Now, of course, you might be starting to see the issue. Compounded with the card being tiny, so that anyone would have to already be within your space to be able to read it… people who do not display the card now have an extra reason to be wary of people coming up to them. “Oh, I thought you had a card,” because their phone was the same colour. “You’re so pretty; I came to see if you had a card!” These lead to the most natural next step in any pushy, clueless, not-necessarily-entitled-male person’s playbook:

“Well, I’m here anyway, so…”

The one thing that can be established from my experience and those of the people whom I have been around, is the same thing that can be established from the not-so-recent trend of fake engagement rings… the people whom we most want to avoid are the people who will not take notice of such a signal. (And believe me, they don’t, and not just people who want the sex for themselves, trust me. That is, however, a story for another time.) The absence of a card doesn’t mean that people who are eating out alone won’t be bothered as they are now.

The presence of a card, however, is an invitation.

So far, I’ve talked about how people might want to be alone and be unable to deter people who intrude on that because people are either entitled or simply can’t comprehend that people might want to be alone.

But if you’re alone, and you’ve put out a thing which signals a blanket invite to engage with you…

  • Do you get to turn away the man who gives you vaguely unsettling vibes, whom you’d rather not know? Will he use the card as leverage to devalue your rejection?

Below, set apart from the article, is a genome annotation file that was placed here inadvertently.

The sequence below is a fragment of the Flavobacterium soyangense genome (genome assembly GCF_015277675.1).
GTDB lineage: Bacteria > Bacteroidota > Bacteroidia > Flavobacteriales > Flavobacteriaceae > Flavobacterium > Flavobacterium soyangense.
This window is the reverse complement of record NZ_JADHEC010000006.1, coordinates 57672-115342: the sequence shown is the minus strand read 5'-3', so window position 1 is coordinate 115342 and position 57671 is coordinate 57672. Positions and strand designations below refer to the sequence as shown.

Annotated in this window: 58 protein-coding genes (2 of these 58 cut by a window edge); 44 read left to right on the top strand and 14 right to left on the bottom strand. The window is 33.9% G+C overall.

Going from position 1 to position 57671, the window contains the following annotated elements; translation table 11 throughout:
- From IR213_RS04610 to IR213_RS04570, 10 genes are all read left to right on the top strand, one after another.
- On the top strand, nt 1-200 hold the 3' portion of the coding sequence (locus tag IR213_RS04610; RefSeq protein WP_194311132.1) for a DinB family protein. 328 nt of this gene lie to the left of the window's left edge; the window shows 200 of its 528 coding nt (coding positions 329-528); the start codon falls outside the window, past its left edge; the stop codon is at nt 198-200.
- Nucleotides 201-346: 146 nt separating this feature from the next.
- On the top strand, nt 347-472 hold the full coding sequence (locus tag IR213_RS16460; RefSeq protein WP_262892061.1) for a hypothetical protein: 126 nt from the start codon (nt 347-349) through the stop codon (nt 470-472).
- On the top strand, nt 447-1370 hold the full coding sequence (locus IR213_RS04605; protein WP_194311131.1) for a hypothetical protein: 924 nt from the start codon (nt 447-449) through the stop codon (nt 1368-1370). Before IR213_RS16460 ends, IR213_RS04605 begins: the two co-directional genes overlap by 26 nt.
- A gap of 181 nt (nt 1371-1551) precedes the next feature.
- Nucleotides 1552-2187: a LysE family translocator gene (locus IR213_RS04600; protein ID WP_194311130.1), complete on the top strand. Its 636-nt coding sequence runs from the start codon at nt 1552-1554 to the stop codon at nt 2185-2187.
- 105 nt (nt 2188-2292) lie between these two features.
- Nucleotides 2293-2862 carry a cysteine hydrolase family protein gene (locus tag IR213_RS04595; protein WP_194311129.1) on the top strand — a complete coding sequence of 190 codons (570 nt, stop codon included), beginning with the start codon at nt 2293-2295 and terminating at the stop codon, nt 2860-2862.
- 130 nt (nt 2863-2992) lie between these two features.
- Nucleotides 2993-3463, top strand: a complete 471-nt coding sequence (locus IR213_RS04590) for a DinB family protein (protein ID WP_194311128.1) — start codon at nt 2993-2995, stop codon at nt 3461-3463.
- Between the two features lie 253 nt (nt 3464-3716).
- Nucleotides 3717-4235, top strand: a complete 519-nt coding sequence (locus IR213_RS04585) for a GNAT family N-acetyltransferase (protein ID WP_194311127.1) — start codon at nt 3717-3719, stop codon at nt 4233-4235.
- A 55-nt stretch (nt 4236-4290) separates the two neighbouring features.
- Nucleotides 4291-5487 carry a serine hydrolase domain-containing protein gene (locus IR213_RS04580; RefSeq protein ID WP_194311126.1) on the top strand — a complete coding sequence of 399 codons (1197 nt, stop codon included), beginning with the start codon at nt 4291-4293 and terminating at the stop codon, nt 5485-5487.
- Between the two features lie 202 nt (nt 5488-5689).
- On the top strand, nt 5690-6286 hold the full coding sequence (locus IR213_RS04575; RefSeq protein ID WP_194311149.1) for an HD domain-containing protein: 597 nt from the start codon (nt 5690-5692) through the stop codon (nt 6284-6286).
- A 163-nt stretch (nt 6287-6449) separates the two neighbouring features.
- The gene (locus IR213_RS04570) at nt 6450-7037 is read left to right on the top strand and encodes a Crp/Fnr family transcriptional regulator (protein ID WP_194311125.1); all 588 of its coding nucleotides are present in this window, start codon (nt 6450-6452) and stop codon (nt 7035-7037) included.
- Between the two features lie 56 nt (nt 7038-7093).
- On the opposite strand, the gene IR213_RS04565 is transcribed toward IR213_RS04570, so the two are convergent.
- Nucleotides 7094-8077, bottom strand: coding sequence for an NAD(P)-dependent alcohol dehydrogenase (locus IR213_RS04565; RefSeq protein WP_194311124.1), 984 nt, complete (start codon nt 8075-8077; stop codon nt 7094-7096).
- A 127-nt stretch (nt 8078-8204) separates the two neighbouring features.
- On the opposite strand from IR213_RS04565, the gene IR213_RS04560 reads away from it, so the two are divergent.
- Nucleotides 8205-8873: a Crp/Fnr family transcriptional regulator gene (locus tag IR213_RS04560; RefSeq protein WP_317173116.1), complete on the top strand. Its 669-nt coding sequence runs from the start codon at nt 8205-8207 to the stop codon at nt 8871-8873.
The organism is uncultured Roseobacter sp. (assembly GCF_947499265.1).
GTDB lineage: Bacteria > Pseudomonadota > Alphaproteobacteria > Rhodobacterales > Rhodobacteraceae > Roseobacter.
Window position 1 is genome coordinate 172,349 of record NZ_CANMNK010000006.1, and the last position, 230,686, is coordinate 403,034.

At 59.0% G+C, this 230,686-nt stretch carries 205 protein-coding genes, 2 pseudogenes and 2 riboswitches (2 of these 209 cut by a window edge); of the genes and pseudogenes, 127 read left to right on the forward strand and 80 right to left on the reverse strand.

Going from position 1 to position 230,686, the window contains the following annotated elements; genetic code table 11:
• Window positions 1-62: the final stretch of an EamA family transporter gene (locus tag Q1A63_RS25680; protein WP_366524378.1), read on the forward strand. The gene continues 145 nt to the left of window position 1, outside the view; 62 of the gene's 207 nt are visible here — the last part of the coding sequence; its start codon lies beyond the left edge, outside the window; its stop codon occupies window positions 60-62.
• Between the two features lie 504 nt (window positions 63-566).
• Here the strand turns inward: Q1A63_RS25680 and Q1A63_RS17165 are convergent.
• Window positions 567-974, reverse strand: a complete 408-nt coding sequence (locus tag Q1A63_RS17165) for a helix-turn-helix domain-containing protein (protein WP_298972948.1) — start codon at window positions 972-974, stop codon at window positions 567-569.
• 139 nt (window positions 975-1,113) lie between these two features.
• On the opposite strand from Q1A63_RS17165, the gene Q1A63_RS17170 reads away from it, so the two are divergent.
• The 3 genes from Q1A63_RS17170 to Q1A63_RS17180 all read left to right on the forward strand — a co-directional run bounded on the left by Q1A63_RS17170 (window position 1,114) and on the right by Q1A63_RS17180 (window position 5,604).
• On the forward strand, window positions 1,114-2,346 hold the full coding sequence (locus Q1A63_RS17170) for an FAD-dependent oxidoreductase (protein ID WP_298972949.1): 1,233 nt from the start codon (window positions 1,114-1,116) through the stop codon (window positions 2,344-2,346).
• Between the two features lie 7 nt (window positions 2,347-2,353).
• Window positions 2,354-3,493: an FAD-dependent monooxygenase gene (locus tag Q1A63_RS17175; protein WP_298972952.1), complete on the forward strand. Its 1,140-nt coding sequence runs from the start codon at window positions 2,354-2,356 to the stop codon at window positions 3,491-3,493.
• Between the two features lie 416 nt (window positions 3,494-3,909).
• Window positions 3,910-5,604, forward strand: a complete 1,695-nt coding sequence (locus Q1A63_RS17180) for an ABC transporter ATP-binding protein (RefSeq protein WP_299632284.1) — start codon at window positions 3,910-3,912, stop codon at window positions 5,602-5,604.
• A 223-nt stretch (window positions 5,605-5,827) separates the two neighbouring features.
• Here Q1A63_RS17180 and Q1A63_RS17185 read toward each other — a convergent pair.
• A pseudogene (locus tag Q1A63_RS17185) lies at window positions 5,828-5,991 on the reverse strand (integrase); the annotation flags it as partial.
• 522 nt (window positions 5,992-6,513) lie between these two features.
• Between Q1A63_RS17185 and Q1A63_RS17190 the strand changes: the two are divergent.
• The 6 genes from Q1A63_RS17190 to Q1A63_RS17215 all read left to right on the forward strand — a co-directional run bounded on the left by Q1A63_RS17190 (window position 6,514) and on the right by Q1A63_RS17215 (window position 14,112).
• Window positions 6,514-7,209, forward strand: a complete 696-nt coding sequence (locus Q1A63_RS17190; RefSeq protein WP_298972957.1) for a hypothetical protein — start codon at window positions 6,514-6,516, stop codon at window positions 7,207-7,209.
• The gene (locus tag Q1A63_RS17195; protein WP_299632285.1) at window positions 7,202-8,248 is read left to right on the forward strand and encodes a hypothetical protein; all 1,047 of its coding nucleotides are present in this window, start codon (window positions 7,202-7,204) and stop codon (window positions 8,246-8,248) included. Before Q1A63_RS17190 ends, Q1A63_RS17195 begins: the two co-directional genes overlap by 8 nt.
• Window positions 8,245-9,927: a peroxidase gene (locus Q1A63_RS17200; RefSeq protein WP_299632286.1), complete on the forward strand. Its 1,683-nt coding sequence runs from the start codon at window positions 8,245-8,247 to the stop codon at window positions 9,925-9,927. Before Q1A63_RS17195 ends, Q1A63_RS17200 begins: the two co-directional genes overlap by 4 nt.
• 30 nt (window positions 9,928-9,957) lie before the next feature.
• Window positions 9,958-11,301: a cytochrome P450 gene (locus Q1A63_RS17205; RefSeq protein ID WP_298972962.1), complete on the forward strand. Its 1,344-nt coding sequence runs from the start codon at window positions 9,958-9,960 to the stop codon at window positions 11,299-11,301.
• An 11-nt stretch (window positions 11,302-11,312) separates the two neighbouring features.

• If you’re about ready to leave and someone sits down, how do you extricate yourself easily? “I was just leaving, sorry,” is synonymous in film language for someone who is leaving to avoid someone, or to give privacy to someone else; what if someone doesn’t accept it as an excuse?
  • What if you start a conversation and then you become uncomfortable? You wanted it, right?

And so on.

Hopefully I don’t need to link people who read here to articles which relate incidents of rapists being acquitted because of various forms of invitation from the victim, not necessarily intentional or actual invitations. An actual card that says ‘please join me’? Well, it’s going to take a kind of judge we don’t necessarily have, and a very well-educated and enlightened jury to get past the rape culture and understand that isn’t ‘join’ in the carnal sense. The defence lawyers I know would certainly use it. The prosecutor I know? Raped me and only stopped because he said I wasn’t into it enough. So yeah, I think that’s going to become an issue.

The key issues in all this are, though:

  • An old white man thinks people don’t talk enough, so people alone in public have to signal that they’re alone and engage with strangers.
  • The inability of society in general, and men in particular, to accept that people may wish to appear in public alone, means that people (especially people who are in a vulnerable position compared to the ones who approach them, and/or identify with one or more minorities) can’t say no to company and expect it to be respected.